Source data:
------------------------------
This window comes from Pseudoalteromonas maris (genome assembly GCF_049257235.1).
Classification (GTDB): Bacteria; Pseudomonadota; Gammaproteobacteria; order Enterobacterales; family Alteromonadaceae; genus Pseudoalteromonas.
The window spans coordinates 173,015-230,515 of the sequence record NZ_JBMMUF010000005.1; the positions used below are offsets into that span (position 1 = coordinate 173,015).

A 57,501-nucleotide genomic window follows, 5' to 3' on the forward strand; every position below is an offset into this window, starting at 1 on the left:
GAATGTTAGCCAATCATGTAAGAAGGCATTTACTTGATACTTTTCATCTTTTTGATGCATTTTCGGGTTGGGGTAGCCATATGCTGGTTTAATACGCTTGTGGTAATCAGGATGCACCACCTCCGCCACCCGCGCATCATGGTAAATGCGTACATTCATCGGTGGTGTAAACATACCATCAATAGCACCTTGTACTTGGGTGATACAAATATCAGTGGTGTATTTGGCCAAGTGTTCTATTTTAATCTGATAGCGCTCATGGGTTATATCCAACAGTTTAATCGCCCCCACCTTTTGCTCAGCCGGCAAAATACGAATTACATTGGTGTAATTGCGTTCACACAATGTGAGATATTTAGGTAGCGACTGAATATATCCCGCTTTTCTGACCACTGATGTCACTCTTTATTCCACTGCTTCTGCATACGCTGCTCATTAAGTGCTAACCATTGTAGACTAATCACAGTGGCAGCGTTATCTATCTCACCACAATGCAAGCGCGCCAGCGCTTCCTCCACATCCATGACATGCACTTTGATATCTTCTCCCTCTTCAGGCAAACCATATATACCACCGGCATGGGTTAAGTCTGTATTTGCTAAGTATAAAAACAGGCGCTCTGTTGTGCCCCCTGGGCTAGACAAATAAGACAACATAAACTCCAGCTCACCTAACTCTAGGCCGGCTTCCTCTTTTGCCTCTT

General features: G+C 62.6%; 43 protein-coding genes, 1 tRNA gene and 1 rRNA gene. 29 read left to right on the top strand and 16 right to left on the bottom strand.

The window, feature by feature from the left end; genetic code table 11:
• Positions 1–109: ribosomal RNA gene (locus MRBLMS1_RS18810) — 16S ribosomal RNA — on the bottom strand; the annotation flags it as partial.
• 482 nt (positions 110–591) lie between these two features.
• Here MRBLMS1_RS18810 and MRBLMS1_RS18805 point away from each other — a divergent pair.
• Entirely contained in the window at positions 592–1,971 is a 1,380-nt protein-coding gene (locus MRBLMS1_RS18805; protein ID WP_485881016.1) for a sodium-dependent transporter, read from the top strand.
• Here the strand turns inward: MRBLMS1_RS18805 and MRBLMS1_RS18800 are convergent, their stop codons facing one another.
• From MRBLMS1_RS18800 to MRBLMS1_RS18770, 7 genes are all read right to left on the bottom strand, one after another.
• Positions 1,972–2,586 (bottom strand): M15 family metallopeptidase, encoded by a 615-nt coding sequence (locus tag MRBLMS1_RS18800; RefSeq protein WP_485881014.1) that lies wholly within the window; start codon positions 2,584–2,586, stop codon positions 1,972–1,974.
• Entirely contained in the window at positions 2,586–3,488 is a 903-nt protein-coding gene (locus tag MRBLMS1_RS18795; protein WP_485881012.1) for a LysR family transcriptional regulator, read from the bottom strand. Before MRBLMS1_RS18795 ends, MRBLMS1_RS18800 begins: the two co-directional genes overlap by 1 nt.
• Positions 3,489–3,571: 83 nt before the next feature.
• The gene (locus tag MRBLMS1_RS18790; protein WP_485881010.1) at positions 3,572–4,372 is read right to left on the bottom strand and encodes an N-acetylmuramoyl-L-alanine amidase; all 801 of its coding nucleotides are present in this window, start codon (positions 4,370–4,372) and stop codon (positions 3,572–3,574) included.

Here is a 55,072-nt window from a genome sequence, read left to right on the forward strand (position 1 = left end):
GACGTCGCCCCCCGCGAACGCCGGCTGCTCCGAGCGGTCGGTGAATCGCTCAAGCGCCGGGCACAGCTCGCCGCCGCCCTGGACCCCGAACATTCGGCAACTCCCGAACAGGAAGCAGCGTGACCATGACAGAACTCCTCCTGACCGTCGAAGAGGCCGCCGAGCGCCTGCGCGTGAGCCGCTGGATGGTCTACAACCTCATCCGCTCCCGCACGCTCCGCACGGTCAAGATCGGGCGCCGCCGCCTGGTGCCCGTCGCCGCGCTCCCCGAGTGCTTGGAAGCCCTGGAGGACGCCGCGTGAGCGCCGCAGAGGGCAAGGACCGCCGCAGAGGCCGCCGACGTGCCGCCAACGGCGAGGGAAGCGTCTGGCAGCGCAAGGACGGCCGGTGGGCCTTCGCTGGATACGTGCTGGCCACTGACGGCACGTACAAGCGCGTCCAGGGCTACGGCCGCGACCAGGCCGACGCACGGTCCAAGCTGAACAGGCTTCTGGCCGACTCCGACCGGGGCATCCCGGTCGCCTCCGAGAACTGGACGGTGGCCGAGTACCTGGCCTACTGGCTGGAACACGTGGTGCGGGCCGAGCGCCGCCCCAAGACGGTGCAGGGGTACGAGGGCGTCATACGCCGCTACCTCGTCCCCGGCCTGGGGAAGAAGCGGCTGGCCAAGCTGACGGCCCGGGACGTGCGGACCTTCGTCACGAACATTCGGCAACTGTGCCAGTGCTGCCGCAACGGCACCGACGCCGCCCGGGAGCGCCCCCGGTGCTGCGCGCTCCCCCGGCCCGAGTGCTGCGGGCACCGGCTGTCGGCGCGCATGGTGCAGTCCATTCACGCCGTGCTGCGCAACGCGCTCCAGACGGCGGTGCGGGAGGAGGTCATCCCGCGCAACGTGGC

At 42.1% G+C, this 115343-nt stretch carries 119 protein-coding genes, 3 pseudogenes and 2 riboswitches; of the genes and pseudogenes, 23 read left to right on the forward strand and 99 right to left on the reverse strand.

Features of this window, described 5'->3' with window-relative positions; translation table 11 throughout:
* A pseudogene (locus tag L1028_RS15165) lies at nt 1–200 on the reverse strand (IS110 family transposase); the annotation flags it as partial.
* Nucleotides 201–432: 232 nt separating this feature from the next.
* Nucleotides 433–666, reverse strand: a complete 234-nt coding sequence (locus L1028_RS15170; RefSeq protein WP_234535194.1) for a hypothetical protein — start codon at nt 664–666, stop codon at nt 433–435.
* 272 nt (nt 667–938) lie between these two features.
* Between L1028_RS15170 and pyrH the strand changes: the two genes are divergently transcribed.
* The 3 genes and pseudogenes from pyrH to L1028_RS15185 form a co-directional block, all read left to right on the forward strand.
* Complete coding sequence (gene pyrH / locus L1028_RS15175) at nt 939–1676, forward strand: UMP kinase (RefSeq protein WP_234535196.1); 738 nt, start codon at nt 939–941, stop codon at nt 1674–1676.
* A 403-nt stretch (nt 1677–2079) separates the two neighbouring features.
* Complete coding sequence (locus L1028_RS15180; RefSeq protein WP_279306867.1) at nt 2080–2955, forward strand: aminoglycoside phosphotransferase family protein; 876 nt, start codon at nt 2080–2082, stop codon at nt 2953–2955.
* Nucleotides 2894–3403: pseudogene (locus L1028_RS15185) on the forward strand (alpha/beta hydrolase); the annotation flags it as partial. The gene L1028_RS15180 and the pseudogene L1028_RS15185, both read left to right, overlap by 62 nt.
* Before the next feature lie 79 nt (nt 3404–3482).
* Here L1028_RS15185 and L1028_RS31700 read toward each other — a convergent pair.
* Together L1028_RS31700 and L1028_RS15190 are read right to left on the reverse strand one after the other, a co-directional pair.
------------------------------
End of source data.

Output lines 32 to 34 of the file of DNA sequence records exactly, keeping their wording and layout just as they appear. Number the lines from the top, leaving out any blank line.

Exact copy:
* Before the next feature lie 79 nt (nt 3404–3482).
* Here L1028_RS15185 and L1028_RS31700 read toward each other — a convergent pair.
* Together L1028_RS31700 and L1028_RS15190 are read right to left on the reverse strand one after the other, a co-directional pair.